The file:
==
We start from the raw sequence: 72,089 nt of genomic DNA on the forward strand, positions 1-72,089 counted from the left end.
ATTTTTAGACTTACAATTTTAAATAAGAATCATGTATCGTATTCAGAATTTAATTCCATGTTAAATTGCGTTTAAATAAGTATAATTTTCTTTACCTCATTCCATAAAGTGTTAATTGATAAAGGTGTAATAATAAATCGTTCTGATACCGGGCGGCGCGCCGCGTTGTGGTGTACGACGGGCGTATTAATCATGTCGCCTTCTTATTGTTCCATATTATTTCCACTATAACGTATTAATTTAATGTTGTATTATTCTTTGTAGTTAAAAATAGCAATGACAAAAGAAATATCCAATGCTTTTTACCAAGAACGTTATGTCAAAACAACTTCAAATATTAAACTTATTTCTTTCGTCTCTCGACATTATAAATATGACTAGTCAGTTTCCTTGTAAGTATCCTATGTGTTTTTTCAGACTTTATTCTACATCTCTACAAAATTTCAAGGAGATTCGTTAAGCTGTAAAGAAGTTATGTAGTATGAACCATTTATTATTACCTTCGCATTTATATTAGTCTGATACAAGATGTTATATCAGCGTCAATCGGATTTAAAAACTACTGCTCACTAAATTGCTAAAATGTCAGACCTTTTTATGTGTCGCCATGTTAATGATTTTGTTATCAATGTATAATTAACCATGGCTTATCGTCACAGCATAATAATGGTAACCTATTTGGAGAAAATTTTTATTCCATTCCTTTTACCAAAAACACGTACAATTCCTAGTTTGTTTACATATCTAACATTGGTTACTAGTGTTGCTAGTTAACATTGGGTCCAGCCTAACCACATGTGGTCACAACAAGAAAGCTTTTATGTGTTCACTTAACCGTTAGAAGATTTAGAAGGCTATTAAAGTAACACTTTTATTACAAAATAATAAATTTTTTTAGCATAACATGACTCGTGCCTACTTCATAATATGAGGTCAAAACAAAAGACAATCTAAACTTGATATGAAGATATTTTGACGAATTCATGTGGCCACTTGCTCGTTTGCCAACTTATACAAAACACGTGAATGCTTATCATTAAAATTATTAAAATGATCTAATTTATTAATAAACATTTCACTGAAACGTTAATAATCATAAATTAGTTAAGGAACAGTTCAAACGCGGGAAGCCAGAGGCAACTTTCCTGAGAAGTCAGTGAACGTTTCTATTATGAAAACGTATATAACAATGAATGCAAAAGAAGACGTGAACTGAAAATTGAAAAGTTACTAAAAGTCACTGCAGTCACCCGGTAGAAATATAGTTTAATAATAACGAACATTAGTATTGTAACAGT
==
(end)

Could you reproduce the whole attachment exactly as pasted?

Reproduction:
We start from the raw sequence: 72,089 nt of genomic DNA on the forward strand, positions 1-72,089 counted from the left end.
ATTTTTAGACTTACAATTTTAAATAAGAATCATGTATCGTATTCAGAATTTAATTCCATGTTAAATTGCGTTTAAATAAGTATAATTTTCTTTACCTCATTCCATAAAGTGTTAATTGATAAAGGTGTAATAATAAATCGTTCTGATACCGGGCGGCGCGCCGCGTTGTGGTGTACGACGGGCGTATTAATCATGTCGCCTTCTTATTGTTCCATATTATTTCCACTATAACGTATTAATTTAATGTTGTATTATTCTTTGTAGTTAAAAATAGCAATGACAAAAGAAATATCCAATGCTTTTTACCAAGAACGTTATGTCAAAACAACTTCAAATATTAAACTTATTTCTTTCGTCTCTCGACATTATAAATATGACTAGTCAGTTTCCTTGTAAGTATCCTATGTGTTTTTTCAGACTTTATTCTACATCTCTACAAAATTTCAAGGAGATTCGTTAAGCTGTAAAGAAGTTATGTAGTATGAACCATTTATTATTACCTTCGCATTTATATTAGTCTGATACAAGATGTTATATCAGCGTCAATCGGATTTAAAAACTACTGCTCACTAAATTGCTAAAATGTCAGACCTTTTTATGTGTCGCCATGTTAATGATTTTGTTATCAATGTATAATTAACCATGGCTTATCGTCACAGCATAATAATGGTAACCTATTTGGAGAAAATTTTTATTCCATTCCTTTTACCAAAAACACGTACAATTCCTAGTTTGTTTACATATCTAACATTGGTTACTAGTGTTGCTAGTTAACATTGGGTCCAGCCTAACCACATGTGGTCACAACAAGAAAGCTTTTATGTGTTCACTTAACCGTTAGAAGATTTAGAAGGCTATTAAAGTAACACTTTTATTACAAAATAATAAATTTTTTTAGCATAACATGACTCGTGCCTACTTCATAATATGAGGTCAAAACAAAAGACAATCTAAACTTGATATGAAGATATTTTGACGAATTCATGTGGCCACTTGCTCGTTTGCCAACTTATACAAAACACGTGAATGCTTATCATTAAAATTATTAAAATGATCTAATTTATTAATAAACATTTCACTGAAACGTTAATAATCATAAATTAGTTAAGGAACAGTTCAAACGCGGGAAGCCAGAGGCAACTTTCCTGAGAAGTCAGTGAACGTTTCTATTATGAAAACGTATATAACAATGAATGCAAAAGAAGACGTGAACTGAAAATTGAAAAGTTACTAAAAGTCACTGCAGTCACCCGGTAGAAATATAGTTTAATAATAACGAACATTAGTATTGTAACAGT